Vulture – fashionable and practical

vulture_webTurkey Vultures remind me of 16th century European royalty (you know those “ruffs” they wore around their necks?). That regal appearance results from a bald head, which keeps the birds a little cleaner as they dig around in decomposing roadkill.

Evolving with bacteria goes beyond losing some feathers though. After all, if you ate rotten meat, you’d get sick. Vultures have extremely acidic digestive tracks and beneficial relationships with bacterial species that are dangerous to the rest of us.

Oh, and don’t bother Vultures while they’re feeding. They’re known to vomit as a defense mechanism.

p.s. Robert Krulwich of NPR wrote a super-amazing post about Vultures and their sense of smell (keep reading for the part on the oil pipelines – awesome!). As a painter, some of the early experiments sound like great fun!!!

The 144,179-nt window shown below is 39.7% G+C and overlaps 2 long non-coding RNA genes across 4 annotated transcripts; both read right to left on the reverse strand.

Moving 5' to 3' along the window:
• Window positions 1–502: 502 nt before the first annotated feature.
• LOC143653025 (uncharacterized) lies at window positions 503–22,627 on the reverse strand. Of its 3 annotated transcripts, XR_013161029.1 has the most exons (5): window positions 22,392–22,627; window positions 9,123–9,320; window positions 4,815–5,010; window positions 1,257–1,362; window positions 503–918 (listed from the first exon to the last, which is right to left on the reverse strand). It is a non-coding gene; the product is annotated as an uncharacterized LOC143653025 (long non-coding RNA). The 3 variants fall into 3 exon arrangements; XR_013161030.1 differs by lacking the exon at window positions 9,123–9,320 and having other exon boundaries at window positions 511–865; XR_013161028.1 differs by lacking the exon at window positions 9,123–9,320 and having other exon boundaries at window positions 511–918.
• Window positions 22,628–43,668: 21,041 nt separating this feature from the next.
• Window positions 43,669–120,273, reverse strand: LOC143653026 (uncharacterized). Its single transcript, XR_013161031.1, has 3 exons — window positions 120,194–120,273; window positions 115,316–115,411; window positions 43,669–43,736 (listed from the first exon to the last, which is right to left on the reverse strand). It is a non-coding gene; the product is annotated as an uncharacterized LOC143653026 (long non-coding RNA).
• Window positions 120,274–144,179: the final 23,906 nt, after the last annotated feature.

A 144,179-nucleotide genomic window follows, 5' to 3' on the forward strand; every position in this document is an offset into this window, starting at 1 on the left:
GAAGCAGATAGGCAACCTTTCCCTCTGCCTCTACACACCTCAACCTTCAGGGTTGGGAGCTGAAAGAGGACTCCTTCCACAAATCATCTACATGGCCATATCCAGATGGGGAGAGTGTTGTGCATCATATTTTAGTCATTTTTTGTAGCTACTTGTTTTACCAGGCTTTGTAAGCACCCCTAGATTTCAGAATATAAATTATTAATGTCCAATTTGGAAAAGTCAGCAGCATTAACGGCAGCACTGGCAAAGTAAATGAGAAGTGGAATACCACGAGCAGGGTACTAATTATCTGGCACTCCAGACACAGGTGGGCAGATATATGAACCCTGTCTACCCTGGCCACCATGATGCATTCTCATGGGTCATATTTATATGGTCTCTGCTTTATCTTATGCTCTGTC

Snoods, Caruncles, Wattles and Spurs

turkeyThe male wild turkey (Meleagris gallopavo) weighs in as one of the largest birds in North America at around 20 lbs (by comparison, many domestic turkeys weigh twice as much). Females are roughly half the size of the male.

The heads of male wild turkeys are featherless and colorful, with odd sounding structures such as the snood, caruncles, and wattle. Their head can even change color depending on their mood (blue means “Hey, good lookin’!”; red means “I’m ticked off!). The “beard” of the wild turkey grows from the chest and is comprised of filamentous feathers. Males also grow spike-like spurs on their legs, used for fighting.